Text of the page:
Yulia Karra
April 8

Meet Natalie Zaks. The 25-year-old owns Natalie’s Pretzel Boutique, a small business that has been struggling to keep afloat since Zaks was called up for reserve army duty on October 7. 

“We opened two months prior to events of October 7,” the Government, Diplomacy and Strategy student at Reichman University tells ISRAEL21c. 

Because her business is practically brand new, Zaks is not entitled to any compensation from the state over potential loss of revenue. 

Falling through the cracks 

Zaks is one of 360,000 soldiers who were called up for reserve duty at the start of the war in Gaza. According to a civil group Brothers and Sisters for Israel, at least 10 percent of those who had been called up are small business owners. 

Natalie Zaks on an army base during reserve duty. Photo courtesy of Natalie Zaks
Natalie Zaks on an army base during reserve duty. Photo courtesy of Natalie Zaks

Although the government had rolled out a plan to help small businesses shortly after October 7, the strict and rigorous eligibility criteria meant some would inevitably fall through the cracks. 

In addition, even those eligible for financial-aid packages have been struggling to keep their businesses alive while away on reserve duty. 

“There are many more like me, who don’t necessarily have the receipts to prove they have lost revenue,” says Zaks. 

For example, Zaks lost a fortune on bulk-bought ingredients that spoiled while she was away. That expense does not qualify as loss of revenue. 

The same goes for scheduled orders that were canceled. 

From scratch

“I invested tens of thousands of shekels into [my business], as well as resources and time. And now, I have to start from scratch,” explains Zaks.

Zaks says after a few intense weeks, her army job at the Operations Directorate has become a routine that now allows her to manage the business from afar. 

She manages all the logistics, while her mother physically makes the pretzels at the shop in Holon and delivers online orders. 

Natalie's pretzels being prepared for delivery. Photo courtesy of Natalie Zaks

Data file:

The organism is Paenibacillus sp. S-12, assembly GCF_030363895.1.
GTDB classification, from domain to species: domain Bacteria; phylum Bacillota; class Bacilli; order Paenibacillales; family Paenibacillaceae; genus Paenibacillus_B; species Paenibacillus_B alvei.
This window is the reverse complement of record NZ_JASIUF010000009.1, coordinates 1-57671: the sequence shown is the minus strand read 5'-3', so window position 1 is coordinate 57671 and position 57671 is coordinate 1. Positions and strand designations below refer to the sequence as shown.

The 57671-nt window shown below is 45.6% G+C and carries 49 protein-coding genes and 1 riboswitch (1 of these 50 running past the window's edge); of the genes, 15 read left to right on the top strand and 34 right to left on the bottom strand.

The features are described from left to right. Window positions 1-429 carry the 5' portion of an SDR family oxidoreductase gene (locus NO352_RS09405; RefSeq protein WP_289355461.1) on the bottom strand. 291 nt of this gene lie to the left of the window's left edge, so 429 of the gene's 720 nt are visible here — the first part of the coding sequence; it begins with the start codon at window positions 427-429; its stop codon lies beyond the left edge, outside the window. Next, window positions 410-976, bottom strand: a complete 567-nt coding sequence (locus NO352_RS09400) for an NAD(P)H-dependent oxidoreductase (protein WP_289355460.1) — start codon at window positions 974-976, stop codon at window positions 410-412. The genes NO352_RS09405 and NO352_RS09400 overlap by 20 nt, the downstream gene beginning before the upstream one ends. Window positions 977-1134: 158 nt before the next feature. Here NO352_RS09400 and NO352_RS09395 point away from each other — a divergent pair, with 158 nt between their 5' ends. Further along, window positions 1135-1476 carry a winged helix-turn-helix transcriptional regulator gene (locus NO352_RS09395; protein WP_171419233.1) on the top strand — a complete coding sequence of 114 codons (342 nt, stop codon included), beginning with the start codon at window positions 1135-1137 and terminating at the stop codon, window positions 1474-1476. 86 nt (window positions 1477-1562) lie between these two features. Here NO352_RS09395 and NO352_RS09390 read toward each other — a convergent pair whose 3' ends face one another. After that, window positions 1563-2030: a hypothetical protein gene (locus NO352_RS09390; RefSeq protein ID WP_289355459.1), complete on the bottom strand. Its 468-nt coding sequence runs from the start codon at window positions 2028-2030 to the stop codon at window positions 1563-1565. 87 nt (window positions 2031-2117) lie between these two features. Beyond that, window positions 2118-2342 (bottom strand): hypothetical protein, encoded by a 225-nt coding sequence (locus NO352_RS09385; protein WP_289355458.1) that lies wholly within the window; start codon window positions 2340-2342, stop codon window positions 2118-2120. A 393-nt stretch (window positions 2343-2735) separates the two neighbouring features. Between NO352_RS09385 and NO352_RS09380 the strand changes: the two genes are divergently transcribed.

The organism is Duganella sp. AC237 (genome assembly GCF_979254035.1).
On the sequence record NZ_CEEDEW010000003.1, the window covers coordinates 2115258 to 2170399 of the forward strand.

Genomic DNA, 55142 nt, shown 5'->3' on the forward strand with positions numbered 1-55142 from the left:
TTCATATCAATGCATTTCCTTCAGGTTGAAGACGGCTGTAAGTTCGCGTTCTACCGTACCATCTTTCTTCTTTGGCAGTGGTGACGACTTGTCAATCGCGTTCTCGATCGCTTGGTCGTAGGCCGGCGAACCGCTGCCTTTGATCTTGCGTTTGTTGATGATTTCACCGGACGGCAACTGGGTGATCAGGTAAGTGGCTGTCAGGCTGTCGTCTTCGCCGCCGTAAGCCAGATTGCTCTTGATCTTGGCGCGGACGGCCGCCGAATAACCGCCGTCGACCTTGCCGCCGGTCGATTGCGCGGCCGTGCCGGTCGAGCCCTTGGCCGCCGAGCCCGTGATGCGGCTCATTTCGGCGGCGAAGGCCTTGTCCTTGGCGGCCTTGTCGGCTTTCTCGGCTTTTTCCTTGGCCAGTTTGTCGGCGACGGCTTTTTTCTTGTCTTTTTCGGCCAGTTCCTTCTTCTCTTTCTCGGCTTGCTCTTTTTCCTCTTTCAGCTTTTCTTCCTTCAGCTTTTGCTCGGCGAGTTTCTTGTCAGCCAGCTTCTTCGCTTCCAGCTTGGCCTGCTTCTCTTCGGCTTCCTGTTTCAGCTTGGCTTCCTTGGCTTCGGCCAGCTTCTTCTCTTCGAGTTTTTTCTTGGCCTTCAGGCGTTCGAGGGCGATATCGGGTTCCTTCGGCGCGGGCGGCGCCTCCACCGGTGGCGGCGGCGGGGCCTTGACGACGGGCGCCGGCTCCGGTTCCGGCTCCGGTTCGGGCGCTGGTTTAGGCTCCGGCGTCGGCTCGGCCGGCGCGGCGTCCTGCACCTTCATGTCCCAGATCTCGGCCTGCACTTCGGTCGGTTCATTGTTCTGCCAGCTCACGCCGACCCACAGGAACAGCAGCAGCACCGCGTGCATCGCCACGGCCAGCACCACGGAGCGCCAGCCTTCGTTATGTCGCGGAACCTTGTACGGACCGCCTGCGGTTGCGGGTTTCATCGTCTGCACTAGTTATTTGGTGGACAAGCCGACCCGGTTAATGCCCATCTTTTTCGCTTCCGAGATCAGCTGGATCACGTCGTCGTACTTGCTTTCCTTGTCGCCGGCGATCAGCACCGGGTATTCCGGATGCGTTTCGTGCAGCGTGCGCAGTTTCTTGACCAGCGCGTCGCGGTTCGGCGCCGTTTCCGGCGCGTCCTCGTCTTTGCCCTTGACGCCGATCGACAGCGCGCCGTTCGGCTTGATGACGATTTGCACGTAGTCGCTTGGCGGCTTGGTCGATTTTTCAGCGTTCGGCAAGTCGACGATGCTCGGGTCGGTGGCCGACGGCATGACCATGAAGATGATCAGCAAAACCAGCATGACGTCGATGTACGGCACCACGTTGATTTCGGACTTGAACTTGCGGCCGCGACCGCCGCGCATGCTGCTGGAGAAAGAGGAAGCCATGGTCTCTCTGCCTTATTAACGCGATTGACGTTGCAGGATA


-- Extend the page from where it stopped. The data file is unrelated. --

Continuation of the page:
Natalie’s pretzels being prepared for delivery. Photo courtesy of Natalie Zaks

“My brother is also on reserve duty, so my mom is maneuvering between my business and her own job,” she notes. 

Many others, however, don’t have that privilege. Especially those who serve on the frontlines and don’t even have access to a phone, let alone a computer. 

No business on the frontline

One of them is Sahar Shemesh. Captain (res.) Shemesh is a nail artist and nail studio owner from Hadera, and an officer with Home Front Command’s search-and-rescue unit. 

Shemesh was actually supposed to attend the Supernova music festival, but a last-minute change of plans had kept him home. Instead, he was called up for reserve duty, which effectively shut his business down for over 80 days. 

Recent social-media exposure has boosted the number of his Instagram followers, which now includes 2018 Eurovision Song Contest winner Netta Barzilai. 

Shemesh is now trying to regrow his list of clients, who all had to find alternative manicurists while he was away. 

Another example is Major (res.) Barak Gershon from 228th Infantry Bislamach Brigade. 

Gershon owns a dog-training company based in central Israel. Since the start of the war, Gershon has been fighting in Gaza and his business sustained a significant blow. 

A few weeks ago, Gershon appeared on national TV, asking Israelis to use his services if they are looking for a dog trainer. 

The response has been so overwhelming that when reached for comment, Gershon said he is not currently seeking additional media exposure. 

“I have been released from reserve duty in recent days, and am looking to rebuild the businesses in peace,” he told ISRAEL21c. 

Even independent tech business owners suffered blows. 

Former paratrooper and FID app founder Eyal Cohen was not called up for reserve duty following the October 7 attacks. However, the 41-year-old father of four volunteered and joined the fighting in Gaza with the Paratroopers Brigade. 

“I couldn’t stay home and watch the news. I had to be with all my comrades who were called up that day,” he told Channel 12. 

Cohen was severely wounded by an explosive device in Gaza’s Khan Yunis, requiring months-long rehabilitation. 

His business, which compares benefits of credit card companies, also sustained a hit. Cohen is now looking for investors to revive the venture. 

The best people in the world

The list of reserve duty soldiers fighting not only against terrorists but also against bureaucracy, is growing day by day. 

Several initiatives have already been established to help the reserve troops, who have been caught up in financial troubles during their service. 

Brothers and Sisters for Israel and The Jewish Agency recently announced the establishment of Support Business IL. The joint venture offers financial-aid packages to small businesses operated by reserve soldiers to help revive and continue their business activity. 

Zaks, who still hasn’t been released from reserve duty, remains optimistic.  

“I believe it’s going to be okay,” she adds. “I always say: ‘Our people are the best in the world.’”

When I ask Zaks if she thought about quitting the service, or not showing up for reserve duty at all, she remains adamant: “That thought never even crossed my mind. I would do it all over again if I had to. I’ll do everything for our country. It’s a no-brainer,” she says.

“And I’m staying here until it’s all over. Grit the teeth and keep moving. That’s life.” 

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Jason Harris

Jason Harris

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